You Can Always Begin Again

First: obligatory holiday greetings and blessings for a season of hope, joy, and peace for you and yours.

Second: It has been an embarrassingly long time since I’ve updated this blog, and there has been a lot of uncomfortable but necessary change going on in my life. I feel like the exact nature of those changes and a detailed State of the Sage should wait for another post, because I’ve just been hit with a spark of something and I’m going to do my best to capture it right now. Strike while the iron is hot – and, considering Who I’ll be writing about tonight, the blacksmithing metaphor couldn’t be more relevant.

Third: I have just finished my first ritual to Brighid for the first time in months.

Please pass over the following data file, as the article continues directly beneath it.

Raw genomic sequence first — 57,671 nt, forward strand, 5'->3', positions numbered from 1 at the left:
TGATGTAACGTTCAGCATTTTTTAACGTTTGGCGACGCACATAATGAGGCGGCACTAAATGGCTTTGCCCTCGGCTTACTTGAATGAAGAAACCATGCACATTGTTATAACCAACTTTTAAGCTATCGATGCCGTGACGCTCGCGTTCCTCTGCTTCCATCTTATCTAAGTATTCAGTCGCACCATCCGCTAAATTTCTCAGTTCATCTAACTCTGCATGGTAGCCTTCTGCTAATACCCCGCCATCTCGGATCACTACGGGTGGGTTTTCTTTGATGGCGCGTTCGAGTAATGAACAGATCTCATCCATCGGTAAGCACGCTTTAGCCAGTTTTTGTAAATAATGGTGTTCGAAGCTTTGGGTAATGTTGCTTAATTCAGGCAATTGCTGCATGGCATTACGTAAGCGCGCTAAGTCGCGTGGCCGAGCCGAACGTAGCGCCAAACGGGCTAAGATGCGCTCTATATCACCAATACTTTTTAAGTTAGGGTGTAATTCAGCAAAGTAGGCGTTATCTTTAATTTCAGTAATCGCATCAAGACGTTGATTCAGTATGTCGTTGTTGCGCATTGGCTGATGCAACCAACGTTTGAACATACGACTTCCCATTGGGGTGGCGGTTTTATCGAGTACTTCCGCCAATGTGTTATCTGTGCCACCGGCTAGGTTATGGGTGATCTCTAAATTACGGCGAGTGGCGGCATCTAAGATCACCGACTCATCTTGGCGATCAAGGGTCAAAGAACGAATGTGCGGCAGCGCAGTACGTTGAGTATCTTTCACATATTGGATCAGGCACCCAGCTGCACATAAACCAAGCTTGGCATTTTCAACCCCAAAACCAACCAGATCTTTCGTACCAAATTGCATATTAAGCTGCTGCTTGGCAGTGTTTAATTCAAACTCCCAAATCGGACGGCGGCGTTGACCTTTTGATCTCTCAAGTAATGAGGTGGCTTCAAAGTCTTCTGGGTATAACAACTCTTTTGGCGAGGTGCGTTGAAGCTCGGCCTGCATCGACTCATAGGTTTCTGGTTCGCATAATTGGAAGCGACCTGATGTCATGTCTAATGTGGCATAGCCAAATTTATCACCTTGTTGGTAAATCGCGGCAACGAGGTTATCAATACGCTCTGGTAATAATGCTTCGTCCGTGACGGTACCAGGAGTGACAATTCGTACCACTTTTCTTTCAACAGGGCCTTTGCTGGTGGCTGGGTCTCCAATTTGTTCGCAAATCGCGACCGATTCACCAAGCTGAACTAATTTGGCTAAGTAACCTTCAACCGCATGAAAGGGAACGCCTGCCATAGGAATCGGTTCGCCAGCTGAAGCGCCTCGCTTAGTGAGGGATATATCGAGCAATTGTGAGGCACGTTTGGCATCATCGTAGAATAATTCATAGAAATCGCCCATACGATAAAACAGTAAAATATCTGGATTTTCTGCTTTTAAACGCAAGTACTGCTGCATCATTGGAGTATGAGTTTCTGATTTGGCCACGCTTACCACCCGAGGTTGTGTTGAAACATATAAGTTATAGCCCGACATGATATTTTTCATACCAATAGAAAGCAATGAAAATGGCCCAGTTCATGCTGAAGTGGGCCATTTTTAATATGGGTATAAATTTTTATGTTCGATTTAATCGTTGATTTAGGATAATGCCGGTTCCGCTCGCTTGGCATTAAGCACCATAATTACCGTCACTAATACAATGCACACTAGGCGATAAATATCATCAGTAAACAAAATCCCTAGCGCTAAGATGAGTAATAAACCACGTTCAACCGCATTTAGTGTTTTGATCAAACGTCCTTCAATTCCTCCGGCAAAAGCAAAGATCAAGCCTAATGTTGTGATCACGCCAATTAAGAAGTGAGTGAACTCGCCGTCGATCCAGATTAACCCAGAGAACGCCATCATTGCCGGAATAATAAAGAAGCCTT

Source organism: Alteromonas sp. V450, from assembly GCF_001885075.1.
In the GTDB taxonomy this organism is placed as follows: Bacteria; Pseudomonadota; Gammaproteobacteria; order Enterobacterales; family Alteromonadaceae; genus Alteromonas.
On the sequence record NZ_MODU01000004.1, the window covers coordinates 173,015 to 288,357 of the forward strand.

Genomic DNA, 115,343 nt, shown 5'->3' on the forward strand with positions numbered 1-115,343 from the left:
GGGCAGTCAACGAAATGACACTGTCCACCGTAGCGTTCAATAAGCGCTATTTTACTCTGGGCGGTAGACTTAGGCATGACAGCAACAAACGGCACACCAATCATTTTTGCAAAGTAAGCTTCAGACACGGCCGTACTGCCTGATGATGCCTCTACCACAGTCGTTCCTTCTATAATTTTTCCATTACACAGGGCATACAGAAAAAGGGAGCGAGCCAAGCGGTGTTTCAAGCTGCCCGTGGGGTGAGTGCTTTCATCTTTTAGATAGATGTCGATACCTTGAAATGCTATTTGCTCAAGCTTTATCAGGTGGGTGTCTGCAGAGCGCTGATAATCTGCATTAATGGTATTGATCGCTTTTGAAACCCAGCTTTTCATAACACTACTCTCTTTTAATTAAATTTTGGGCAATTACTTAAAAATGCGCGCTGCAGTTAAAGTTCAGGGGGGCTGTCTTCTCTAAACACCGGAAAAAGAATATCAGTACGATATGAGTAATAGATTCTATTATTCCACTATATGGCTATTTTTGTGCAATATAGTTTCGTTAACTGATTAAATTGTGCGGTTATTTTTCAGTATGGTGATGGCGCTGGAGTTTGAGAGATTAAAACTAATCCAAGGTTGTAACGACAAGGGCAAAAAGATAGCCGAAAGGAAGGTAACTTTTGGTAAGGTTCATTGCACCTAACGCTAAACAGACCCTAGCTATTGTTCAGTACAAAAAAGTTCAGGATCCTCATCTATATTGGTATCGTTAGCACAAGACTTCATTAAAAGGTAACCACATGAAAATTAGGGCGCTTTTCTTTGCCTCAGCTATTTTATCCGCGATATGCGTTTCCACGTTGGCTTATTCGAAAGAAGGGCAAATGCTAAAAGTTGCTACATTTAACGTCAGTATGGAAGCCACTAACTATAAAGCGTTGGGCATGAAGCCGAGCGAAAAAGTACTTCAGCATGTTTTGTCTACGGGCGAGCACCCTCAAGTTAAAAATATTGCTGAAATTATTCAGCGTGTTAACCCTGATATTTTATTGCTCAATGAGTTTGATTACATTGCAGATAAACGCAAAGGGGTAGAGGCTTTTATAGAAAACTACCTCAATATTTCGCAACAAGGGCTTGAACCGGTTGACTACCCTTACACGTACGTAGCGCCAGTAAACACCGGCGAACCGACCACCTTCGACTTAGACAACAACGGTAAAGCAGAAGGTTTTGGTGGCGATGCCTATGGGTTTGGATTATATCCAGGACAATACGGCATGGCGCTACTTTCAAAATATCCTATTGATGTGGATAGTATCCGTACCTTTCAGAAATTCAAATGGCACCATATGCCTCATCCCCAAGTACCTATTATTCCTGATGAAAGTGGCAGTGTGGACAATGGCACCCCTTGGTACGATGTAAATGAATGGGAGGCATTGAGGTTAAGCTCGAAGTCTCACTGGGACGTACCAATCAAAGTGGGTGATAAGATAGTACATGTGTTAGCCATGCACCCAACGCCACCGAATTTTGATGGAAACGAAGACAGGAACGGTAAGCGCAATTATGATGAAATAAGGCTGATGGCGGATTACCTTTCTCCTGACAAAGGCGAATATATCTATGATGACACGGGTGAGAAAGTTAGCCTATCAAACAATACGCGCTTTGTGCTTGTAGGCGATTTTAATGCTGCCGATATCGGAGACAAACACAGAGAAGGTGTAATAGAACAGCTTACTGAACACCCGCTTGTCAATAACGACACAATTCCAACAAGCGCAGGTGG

You know that embarrassing moment of running into someone who used to be an incredibly close friend of yours who, for whatever reason, you’ve fallen out of contact with – not that there was a falling out, but life started getting in the way and you always meant to return that email or poke them on Facebook and just never got around to it – and all you can think about it what a jerk you’ve been for not taking five minutes to sit down and see how they were doing? So you make a shallow attempt at small talk, smile brightly, and quickly excuse yourself with the promise of catching up later, in the future, at some point that is not now. Now, you’re being followed by a nagging feeling and you know you really should pick up that phone and dial that number you know by heart and explain just where you’ve been all this time – but every second you put it off makes the rift a little bigger, and the bigger the rift is the harder it is to pick up that phone.

At least, that’s how relationships go for me. (So note: if it’s been awhile since I talked to you, it’s probably not your fault. I’m more than likely huddled in a ball of anxiety instead.)